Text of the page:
Hüsker Dü : Zen Arcade

Husker Du Zen Arcade review

It was only a little while back when I saw the film My Own Private Idaho, and after about 10 minutes something told me that filmmaker Gus Van Sant was familiar with Hüsker Dü’s Zen Arcade and that somehow this album, either directly or subliminally, influenced this film, which was loosely based on Shakespeare’s Henry IV, Part 1. While not as glum or overly stylish as the film itself, Zen Arcade was a concept album of sorts, which revolved around an adolescent who runs away from a home life where he felt disenfranchised only to find out that the outside world is a much harsher place.

Zen Arcade is one of the most influential albums of the past 35 years and has had a ripple effect soar all the way through most underground, independent, punk/alternative music since. It was also their last to display their most soaring, solid hardcore intensity that blended melodic pop distinctions and other psychedelic elements at times. The splenetic opener “Something I Learned Today” seemed to have taken a page from Black Flag’s Damaged three years prior, as Bob Mould’s vocals represented the bottled up rage that the day’s youth possessed, complete with a boiling point and emotional scar tissue all in a single track that clocked in two seconds shy of the two-minute mark. Mould delves out some pondering with “Chartered Trips” in which he sings like he’s having a violent crying fit, while “Hare Krsna” was complete with jingling bells and even more raw noise, which was the moment where it could be argued that punk kids on this side of the pond finally saw avant garde flourishes as a tolerable element in their music.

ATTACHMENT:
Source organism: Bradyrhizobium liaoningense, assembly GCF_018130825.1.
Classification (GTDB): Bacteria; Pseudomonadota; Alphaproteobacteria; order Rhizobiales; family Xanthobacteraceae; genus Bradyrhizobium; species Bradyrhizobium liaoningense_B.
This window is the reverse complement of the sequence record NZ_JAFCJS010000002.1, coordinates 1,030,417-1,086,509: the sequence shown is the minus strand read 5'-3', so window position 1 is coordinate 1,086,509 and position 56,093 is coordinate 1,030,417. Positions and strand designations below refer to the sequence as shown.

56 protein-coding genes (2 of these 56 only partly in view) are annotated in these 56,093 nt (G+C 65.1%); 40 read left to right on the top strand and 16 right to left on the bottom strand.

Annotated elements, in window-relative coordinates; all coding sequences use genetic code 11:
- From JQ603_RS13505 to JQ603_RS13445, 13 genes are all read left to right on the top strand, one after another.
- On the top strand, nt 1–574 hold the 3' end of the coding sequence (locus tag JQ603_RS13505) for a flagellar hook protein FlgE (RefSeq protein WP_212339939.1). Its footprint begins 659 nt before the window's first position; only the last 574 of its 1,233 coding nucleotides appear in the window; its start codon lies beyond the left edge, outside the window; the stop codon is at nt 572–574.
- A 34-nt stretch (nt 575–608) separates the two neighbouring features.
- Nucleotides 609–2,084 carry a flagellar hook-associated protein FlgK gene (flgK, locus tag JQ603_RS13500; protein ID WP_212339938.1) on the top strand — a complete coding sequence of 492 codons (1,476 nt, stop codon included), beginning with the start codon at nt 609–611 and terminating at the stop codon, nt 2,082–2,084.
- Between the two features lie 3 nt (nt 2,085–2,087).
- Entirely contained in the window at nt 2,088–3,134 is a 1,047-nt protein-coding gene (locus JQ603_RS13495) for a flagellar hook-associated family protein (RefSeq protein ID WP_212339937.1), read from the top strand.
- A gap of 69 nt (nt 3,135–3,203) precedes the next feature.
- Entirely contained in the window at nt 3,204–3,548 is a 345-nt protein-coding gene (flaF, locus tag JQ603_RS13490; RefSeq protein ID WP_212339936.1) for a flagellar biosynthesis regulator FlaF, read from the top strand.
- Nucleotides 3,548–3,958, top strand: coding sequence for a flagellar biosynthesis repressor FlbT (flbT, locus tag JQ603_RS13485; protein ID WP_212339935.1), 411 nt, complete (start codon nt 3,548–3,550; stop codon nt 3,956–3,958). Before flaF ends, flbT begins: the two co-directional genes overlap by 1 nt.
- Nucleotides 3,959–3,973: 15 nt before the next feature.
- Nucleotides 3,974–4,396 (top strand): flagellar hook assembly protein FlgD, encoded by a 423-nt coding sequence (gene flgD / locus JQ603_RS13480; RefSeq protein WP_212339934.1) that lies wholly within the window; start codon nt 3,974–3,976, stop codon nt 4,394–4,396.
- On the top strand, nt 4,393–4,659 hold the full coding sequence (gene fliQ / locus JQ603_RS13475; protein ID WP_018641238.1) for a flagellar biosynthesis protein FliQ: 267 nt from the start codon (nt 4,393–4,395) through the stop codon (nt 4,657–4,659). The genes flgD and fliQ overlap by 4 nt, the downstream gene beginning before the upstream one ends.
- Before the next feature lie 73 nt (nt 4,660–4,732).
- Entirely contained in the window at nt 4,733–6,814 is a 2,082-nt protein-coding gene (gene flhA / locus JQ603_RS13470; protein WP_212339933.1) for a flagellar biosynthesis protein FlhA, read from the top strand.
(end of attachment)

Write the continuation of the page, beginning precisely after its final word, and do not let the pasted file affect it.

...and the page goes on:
A great handful of the tracks open up with Greg Norton’s antsy bass lines; they all seemed to be followed by a squelching blast of feedback before the lo-fi essence of Grant Hart’s drumming, which was something like a bag of Jiffy Pop in the microwave. Nonetheless Zen Arcade still showed the tell tale signs of ’80s music with the piano flutters spliced into “Pink Turns to Blue,” the chiming skate punk of “Newest Industry” or the tumbling boulder that was “Turn on the News.” Those tracks merely prepped the listener for the nearly fourteen minute “Reoccurring Dreams.”

Zen Arcade was Hüsker Dü’s second to last album released on SST before jumping ship to the majors, though by no means the end of their ambition or evolution. It opened up the minds and ears of all their fans to a different kind of punk rock album, one that encompassed a lot more than aggression and volume. Zen Arcade is their punk rock opera.

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